“A turn to an environment-centred conception of politics will transform what is at present a male-dominated discourse on Lawrence and the political”, writes Howard J. Booth in The Edinburgh Companion to D. H. Lawrence and the Arts (2020: 132). However, to suggest that Lawrence “can be seen as anticipating a progressive green politics” (ibid.) is problematic. Just what are the social and political implications of Lawrence’s presentations of individual characters’ distance or proximity to nature in his novels? How does the reader of his poetry distinguish between what Lawrence characterises as “our petty little love of nature” and his call for “living with the cosmos, and being honoured by the cosmos” (A 76)? How to distinguish between the “blood-consciousness” of trees and people in this context, or between plants and animals more generally? What is Lawrence’s sense of the “feminine” in nature and the nature of its potential for a better human inhabitation of the planet? From tree-worship in Fantasia and the Unconscious to apprehensions of the circumambient universe and the lost knowledge of the Etruscan race, how can our environment shape ways of being and knowing? This workshop invites reassessments of Lawrence’s engagements with nature and the environment from a wide range of possible approaches.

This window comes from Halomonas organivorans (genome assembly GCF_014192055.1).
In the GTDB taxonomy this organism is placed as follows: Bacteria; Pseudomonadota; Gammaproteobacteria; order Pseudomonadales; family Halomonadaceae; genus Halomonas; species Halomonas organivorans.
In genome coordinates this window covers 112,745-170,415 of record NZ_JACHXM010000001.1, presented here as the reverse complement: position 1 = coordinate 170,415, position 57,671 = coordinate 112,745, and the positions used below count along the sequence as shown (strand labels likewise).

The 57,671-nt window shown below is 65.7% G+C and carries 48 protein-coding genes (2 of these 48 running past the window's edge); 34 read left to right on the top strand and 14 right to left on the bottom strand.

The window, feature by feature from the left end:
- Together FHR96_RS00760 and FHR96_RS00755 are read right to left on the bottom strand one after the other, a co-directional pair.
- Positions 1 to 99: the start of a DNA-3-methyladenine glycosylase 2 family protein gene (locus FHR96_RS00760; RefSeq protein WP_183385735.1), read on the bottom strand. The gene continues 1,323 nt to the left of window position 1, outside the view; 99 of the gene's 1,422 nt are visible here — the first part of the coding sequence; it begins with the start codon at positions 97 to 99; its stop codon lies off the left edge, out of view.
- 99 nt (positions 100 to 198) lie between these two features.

Terry Gifford is the author of seven ecofeminist essays on Lawrence and is writing ‘D. H. Lawrence, Ecofeminism and Nature’ for Routledge. He is Visiting Research Fellow in Environmental Humanities at Bath Spa University, UK, and Profesor Honorifico at the Universidad de Alicante, Spain. Author/editor of seven books on Ted Hughes, he also wrote ‘Pastoral’ (2020), ‘Reconnecting with John Muir’ (2006) and ‘Green Voices’ (2011).